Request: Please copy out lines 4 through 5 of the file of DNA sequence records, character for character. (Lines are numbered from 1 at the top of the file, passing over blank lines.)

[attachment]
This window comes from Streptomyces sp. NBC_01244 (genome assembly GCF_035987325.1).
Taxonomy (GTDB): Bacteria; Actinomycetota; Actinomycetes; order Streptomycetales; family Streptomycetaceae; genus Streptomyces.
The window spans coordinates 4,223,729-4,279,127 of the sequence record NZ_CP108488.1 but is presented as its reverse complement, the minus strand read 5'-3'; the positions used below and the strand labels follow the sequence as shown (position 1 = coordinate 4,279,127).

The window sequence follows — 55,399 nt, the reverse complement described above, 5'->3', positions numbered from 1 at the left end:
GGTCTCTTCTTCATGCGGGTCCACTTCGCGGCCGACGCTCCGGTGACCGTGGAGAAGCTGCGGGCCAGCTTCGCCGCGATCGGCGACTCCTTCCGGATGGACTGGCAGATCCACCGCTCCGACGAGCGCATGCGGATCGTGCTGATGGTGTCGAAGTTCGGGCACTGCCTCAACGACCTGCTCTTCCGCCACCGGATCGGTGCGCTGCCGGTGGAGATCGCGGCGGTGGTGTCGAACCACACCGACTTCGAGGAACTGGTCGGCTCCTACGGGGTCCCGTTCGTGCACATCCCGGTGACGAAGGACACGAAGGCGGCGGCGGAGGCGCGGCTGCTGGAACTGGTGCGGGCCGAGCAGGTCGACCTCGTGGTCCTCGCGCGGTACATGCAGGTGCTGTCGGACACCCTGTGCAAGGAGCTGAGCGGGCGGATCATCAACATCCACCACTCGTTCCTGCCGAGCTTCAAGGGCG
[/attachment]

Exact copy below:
The window sequence follows — 55,399 nt, the reverse complement described above, 5'->3', positions numbered from 1 at the left end:
GGTCTCTTCTTCATGCGGGTCCACTTCGCGGCCGACGCTCCGGTGACCGTGGAGAAGCTGCGGGCCAGCTTCGCCGCGATCGGCGACTCCTTCCGGATGGACTGGCAGATCCACCGCTCCGACGAGCGCATGCGGATCGTGCTGATGGTGTCGAAGTTCGGGCACTGCCTCAACGACCTGCTCTTCCGCCACCGGATCGGTGCGCTGCCGGTGGAGATCGCGGCGGTGGTGTCGAACCACACCGACTTCGAGGAACTGGTCGGCTCCTACGGGGTCCCGTTCGTGCACATCCCGGTGACGAAGGACACGAAGGCGGCGGCGGAGGCGCGGCTGCTGGAACTGGTGCGGGCCGAGCAGGTCGACCTCGTGGTCCTCGCGCGGTACATGCAGGTGCTGTCGGACACCCTGTGCAAGGAGCTGAGCGGGCGGATCATCAACATCCACCACTCGTTCCTGCCGAGCTTCAAGGGCG